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1 Reviews of Elephant conservation project in Namibia

2 out of 5 stars

Reviewed on 01 Sep 2016 by

1. What was the most memorable or exciting part of your holiday?

Seeing the elephants up close and personal nearly every day.

2. What tips would you give other travellers booking this holiday?

Be prepared to work hard.

3. Did you feel that your holiday benefited local people, reduced environmental impacts or supported conservation?

The project is a good one -- building enclosures for water tanks to provide water for livestock. Otherwise the elephants drink the livestock water and the locals shoot the elephants.

4. Finally, how would you rate your holiday overall?

Yesterday, we completed an evaluation form from the organisation in which I provided detailed information about the administrative problems in the way this project is run. This is a summary. EHRA, apparently, was founded by a person named Johannes. We didn't know that he even existed until we passed his truck on the road and someone mentioned who he was. He or his wife, Rachel, should have done the initial briefing, using that time to inform, engage and excite us about the project. Instead the very inexperienced Build Week guide was in charge and the briefing was useless. Johannes is missing opportunities for increasing the number of volunteers and for adding financially to EHRA's budget. He has no idea about the financial abilities of those on the project -- if we thought it was run well, we might have made a substantial financial contribution to the work.
In addition, the food was dreadful! Here are 14 people doing hard, physical labor and the food is both insufficient in quantity and bad! We had porridge all but 3 mornings for breakfast. I survived on Wheatabins with a little cinnamon and sugar, because I can't stand porridge, finally reverting to my own stash of Snickers bars when I couldn't stand it any more. (Eating chocolate before noon is sort of like drinking alcohol before 4:00) One of the evening meals was good, two were decent, but the others were not good. We've had more than 6 weeks of camping experience in Africa over the last 18 years and have had fabulous food cooked over campfires (which was the case on our latest adventure), so we know it's possible. EHRA needs to hire a cook to plan and cook attractive, nutritious, and delicious meals, even if it means charging people more money. I have no problem with "duty teams" (participants doing the cooking and clean up), but during Build Week (where the guide was checked out most of the time), the duty teams were basically left to their own devices to follow various recipes, most of which should tossed into the nearest trash bin. Volunteers have paid money and are giving of their time. They should be fed properly.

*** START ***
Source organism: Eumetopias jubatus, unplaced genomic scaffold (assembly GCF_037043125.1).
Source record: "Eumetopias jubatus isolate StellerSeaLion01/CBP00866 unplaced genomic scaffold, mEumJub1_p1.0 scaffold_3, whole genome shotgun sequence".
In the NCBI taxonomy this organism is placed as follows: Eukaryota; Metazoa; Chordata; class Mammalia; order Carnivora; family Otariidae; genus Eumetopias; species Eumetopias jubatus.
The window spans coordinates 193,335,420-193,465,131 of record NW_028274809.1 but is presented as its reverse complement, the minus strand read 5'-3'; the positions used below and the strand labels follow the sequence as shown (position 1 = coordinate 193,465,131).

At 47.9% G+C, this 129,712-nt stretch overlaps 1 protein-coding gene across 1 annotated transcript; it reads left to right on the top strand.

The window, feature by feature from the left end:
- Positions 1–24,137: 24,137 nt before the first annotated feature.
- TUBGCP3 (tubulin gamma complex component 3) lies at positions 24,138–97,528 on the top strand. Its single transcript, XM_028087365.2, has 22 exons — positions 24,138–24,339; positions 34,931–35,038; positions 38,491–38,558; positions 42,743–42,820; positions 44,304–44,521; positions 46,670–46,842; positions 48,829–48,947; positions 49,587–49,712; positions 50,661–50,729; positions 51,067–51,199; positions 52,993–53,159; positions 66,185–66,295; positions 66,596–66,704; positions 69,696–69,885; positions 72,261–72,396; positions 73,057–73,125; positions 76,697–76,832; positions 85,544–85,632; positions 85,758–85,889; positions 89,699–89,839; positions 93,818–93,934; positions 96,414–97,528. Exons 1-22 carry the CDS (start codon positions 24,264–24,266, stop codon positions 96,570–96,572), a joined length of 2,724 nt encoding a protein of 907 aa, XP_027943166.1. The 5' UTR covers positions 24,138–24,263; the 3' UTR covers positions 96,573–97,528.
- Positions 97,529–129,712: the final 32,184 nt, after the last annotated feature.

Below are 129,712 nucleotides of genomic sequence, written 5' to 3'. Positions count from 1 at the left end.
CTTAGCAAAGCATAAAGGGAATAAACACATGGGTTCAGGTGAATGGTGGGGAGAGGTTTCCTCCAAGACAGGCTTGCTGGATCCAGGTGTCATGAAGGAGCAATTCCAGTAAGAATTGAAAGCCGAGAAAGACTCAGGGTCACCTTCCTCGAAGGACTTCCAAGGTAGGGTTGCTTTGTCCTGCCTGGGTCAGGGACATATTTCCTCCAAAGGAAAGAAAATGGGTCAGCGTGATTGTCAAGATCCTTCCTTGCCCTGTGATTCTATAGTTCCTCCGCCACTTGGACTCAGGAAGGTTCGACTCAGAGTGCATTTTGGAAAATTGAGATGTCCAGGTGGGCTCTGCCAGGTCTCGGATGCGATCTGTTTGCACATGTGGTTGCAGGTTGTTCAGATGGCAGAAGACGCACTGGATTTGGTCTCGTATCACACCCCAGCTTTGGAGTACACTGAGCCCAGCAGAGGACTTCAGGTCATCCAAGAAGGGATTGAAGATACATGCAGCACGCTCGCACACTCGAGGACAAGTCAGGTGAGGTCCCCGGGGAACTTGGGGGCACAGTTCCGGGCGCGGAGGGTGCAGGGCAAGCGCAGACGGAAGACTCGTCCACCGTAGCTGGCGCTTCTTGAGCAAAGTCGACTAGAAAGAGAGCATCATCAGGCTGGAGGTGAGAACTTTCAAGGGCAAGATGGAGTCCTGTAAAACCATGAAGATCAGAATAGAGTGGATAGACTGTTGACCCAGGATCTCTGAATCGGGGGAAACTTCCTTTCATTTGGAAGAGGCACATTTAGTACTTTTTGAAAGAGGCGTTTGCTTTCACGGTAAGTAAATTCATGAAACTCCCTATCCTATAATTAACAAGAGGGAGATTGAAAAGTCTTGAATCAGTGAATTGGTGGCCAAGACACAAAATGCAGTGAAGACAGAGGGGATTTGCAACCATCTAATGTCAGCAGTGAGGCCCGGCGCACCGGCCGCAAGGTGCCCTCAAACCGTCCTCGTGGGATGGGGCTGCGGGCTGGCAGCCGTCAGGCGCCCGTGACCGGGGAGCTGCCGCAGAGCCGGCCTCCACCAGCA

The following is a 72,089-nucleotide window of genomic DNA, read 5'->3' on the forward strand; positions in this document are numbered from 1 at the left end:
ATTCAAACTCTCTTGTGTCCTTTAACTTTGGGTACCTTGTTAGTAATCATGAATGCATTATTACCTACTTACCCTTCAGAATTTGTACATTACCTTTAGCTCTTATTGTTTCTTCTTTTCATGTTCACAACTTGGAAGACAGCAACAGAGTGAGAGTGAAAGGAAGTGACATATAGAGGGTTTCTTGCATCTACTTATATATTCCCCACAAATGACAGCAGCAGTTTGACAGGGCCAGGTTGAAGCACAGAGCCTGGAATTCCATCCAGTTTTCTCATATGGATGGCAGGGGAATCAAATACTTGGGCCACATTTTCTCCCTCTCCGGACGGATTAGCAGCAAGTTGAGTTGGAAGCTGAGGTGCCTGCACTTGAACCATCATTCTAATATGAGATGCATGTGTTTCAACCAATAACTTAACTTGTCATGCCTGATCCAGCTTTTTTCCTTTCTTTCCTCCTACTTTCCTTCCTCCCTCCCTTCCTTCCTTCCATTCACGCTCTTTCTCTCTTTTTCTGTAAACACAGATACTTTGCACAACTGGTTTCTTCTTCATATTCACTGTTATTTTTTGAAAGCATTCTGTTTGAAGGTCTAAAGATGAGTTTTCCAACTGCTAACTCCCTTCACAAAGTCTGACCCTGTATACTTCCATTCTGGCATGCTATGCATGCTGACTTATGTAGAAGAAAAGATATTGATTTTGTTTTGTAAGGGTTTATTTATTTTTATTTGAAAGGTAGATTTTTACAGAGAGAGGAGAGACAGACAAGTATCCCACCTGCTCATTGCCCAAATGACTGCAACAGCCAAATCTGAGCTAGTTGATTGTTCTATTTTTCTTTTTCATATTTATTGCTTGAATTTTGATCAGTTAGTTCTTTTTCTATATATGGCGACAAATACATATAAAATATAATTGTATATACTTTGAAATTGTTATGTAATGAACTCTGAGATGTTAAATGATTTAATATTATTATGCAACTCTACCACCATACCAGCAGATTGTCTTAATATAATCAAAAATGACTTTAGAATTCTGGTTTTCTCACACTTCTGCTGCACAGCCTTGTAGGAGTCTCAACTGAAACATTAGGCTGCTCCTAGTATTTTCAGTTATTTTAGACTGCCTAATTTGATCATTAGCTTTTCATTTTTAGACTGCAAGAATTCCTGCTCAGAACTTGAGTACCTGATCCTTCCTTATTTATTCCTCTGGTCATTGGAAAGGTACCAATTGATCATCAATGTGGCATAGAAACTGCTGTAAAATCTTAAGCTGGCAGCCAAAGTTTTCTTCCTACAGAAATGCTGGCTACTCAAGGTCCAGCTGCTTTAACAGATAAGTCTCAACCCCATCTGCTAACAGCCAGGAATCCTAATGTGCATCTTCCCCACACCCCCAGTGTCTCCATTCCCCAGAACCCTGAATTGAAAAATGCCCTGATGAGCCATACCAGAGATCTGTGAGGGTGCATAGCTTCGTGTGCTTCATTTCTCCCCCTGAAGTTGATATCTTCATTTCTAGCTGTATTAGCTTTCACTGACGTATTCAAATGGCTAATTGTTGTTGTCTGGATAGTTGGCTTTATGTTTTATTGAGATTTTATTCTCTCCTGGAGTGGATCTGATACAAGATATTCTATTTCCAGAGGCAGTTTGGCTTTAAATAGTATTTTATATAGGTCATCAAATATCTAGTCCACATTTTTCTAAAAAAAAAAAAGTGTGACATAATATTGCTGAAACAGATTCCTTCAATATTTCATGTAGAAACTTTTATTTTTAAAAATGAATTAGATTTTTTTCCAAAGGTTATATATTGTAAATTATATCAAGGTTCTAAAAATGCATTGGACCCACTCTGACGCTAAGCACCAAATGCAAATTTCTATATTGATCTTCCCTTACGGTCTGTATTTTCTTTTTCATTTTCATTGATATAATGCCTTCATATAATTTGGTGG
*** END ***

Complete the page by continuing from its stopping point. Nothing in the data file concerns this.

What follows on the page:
All of this said, the guide during Patrol Week was excellent. He engaged with everyone, made sure the cooking was done promptly and correctly (which didn't help some of the recipes!). There is a notebook with photos of individual elephants and information about them and their families. Frankly, I expected it to be more comprehensive and more up to date. I thought that was part of what we'd be doing during Patrol Week. Patrol Week basically was like a regular safari except that we were only looking for elephants.